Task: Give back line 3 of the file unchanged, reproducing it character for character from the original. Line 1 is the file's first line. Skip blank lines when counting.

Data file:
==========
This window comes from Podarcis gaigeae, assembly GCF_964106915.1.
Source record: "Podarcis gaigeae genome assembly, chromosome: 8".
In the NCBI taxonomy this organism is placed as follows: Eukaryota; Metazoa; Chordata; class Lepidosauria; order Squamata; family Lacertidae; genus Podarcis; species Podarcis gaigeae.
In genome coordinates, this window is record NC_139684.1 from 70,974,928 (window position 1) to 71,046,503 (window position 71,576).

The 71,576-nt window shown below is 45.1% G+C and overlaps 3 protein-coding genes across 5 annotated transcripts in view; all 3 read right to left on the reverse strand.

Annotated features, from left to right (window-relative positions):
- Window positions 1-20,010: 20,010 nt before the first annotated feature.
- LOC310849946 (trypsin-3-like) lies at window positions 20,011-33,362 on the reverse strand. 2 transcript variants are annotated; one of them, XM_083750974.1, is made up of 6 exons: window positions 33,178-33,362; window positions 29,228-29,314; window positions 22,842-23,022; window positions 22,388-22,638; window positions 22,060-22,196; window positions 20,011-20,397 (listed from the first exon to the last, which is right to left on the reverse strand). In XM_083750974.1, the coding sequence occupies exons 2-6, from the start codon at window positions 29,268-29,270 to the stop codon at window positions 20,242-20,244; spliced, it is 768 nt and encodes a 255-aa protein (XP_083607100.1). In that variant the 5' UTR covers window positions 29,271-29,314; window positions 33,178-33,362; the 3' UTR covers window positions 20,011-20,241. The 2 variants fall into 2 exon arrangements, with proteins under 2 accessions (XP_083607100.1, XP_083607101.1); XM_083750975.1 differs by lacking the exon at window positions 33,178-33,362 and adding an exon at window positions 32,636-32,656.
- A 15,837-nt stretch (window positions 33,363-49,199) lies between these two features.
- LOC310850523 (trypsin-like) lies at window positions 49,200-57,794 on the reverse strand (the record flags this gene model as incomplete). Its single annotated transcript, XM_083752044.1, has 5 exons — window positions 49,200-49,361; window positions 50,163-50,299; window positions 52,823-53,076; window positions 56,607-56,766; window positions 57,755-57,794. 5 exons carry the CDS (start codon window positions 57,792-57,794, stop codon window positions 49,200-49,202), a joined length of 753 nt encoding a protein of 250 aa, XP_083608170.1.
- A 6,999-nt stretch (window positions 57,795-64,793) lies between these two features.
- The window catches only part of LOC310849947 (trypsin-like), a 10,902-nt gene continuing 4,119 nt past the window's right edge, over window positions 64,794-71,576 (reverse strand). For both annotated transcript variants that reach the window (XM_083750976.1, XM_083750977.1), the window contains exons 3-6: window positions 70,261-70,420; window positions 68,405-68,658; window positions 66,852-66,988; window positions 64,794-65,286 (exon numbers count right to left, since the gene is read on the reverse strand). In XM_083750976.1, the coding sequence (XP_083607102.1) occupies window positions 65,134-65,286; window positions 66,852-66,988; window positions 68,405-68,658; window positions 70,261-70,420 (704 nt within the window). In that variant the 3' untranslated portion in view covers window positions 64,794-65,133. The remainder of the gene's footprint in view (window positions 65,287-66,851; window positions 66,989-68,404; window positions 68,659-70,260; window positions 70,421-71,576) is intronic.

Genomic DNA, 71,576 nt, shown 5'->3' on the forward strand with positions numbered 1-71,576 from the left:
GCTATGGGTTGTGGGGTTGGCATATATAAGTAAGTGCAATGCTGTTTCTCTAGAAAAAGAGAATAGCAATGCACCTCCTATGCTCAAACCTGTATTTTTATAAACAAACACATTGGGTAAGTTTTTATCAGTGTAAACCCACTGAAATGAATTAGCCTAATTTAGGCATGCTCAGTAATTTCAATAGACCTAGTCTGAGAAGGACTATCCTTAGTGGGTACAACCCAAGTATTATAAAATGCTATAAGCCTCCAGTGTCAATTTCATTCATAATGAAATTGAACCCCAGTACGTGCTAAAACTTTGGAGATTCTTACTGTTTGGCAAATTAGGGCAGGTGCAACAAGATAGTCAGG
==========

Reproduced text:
In the NCBI taxonomy this organism is placed as follows: Eukaryota; Metazoa; Chordata; class Lepidosauria; order Squamata; family Lacertidae; genus Podarcis; species Podarcis gaigeae.